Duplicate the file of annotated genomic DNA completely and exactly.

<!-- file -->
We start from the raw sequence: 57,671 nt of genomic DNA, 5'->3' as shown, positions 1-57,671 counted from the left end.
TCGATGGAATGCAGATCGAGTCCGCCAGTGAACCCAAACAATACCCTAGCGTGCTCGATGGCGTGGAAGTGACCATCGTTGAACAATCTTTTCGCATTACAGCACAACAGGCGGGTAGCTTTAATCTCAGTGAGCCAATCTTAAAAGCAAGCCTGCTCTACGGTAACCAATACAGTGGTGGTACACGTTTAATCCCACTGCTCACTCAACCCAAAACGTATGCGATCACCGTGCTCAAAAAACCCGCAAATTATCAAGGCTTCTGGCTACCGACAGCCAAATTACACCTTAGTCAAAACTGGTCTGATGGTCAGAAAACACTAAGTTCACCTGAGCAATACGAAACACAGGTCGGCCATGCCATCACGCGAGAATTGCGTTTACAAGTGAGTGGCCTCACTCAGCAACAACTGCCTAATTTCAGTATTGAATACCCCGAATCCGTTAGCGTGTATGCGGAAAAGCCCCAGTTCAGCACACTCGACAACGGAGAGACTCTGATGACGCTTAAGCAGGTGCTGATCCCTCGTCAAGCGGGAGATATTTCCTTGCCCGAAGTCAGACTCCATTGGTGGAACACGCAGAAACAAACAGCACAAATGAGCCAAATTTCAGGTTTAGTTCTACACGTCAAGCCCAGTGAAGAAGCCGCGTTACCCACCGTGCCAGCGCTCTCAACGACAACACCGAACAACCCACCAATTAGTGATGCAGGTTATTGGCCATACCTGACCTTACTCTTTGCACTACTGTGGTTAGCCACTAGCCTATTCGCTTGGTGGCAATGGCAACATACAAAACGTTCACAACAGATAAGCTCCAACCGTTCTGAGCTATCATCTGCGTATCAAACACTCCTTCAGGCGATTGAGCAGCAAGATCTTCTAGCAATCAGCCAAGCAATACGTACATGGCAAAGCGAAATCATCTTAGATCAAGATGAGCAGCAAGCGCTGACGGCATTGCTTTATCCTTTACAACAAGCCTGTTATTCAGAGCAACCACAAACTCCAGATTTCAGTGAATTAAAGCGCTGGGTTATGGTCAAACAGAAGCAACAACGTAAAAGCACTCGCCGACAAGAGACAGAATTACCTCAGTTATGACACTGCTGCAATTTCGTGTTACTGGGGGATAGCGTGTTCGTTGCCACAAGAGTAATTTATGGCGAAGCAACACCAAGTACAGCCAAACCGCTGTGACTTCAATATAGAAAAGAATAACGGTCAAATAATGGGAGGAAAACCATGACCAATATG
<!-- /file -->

We start from the raw sequence: 57,671 nt of genomic DNA, 5'->3' as shown, positions 1-57,671 counted from the left end.
TCGATGGAATGCAGATCGAGTCCGCCAGTGAACCCAAACAATACCCTAGCGTGCTCGATGGCGTGGAAGTGACCATCGTTGAACAATCTTTTCGCATTACAGCACAACAGGCGGGTAGCTTTAATCTCAGTGAGCCAATCTTAAAAGCAAGCCTGCTCTACGGTAACCAATACAGTGGTGGTACACGTTTAATCCCACTGCTCACTCAACCCAAAACGTATGCGATCACCGTGCTCAAAAAACCCGCAAATTATCAAGGCTTCTGGCTACCGACAGCCAAATTACACCTTAGTCAAAACTGGTCTGATGGTCAGAAAACACTAAGTTCACCTGAGCAATACGAAACACAGGTCGGCCATGCCATCACGCGAGAATTGCGTTTACAAGTGAGTGGCCTCACTCAGCAACAACTGCCTAATTTCAGTATTGAATACCCCGAATCCGTTAGCGTGTATGCGGAAAAGCCCCAGTTCAGCACACTCGACAACGGAGAGACTCTGATGACGCTTAAGCAGGTGCTGATCCCTCGTCAAGCGGGAGATATTTCCTTGCCCGAAGTCAGACTCCATTGGTGGAACACGCAGAAACAAACAGCACAAATGAGCCAAATTTCAGGTTTAGTTCTACACGTCAAGCCCAGTGAAGAAGCCGCGTTACCCACCGTGCCAGCGCTCTCAACGACAACACCGAACAACCCACCAATTAGTGATGCAGGTTATTGGCCATACCTGACCTTACTCTTTGCACTACTGTGGTTAGCCACTAGCCTATTCGCTTGGTGGCAATGGCAACATACAAAACGTTCACAACAGATAAGCTCCAACCGTTCTGAGCTATCATCTGCGTATCAAACACTCCTTCAGGCGATTGAGCAGCAAGATCTTCTAGCAATCAGCCAAGCAATACGTACATGGCAAAGCGAAATCATCTTAGATCAAGATGAGCAGCAAGCGCTGACGGCATTGCTTTATCCTTTACAACAAGCCTGTTATTCAGAGCAACCACAAACTCCAGATTTCAGTGAATTAAAGCGCTGGGTTATGGTCAAACAGAAGCAACAACGTAAAAGCACTCGCCGACAAGAGACAGAATTACCTCAGTTATGACACTGCTGCAATTTCGTGTTACTGGGGGATAGCGTGTTCGTTGCCACAAGAGTAATTTATGGCGAAGCAACACCAAGTACAGCCAAACCGCTGTGACTTCAATATAGAAAAGAATAACGGTCAAATAATGGGAGGAAAACCATGACCAATATG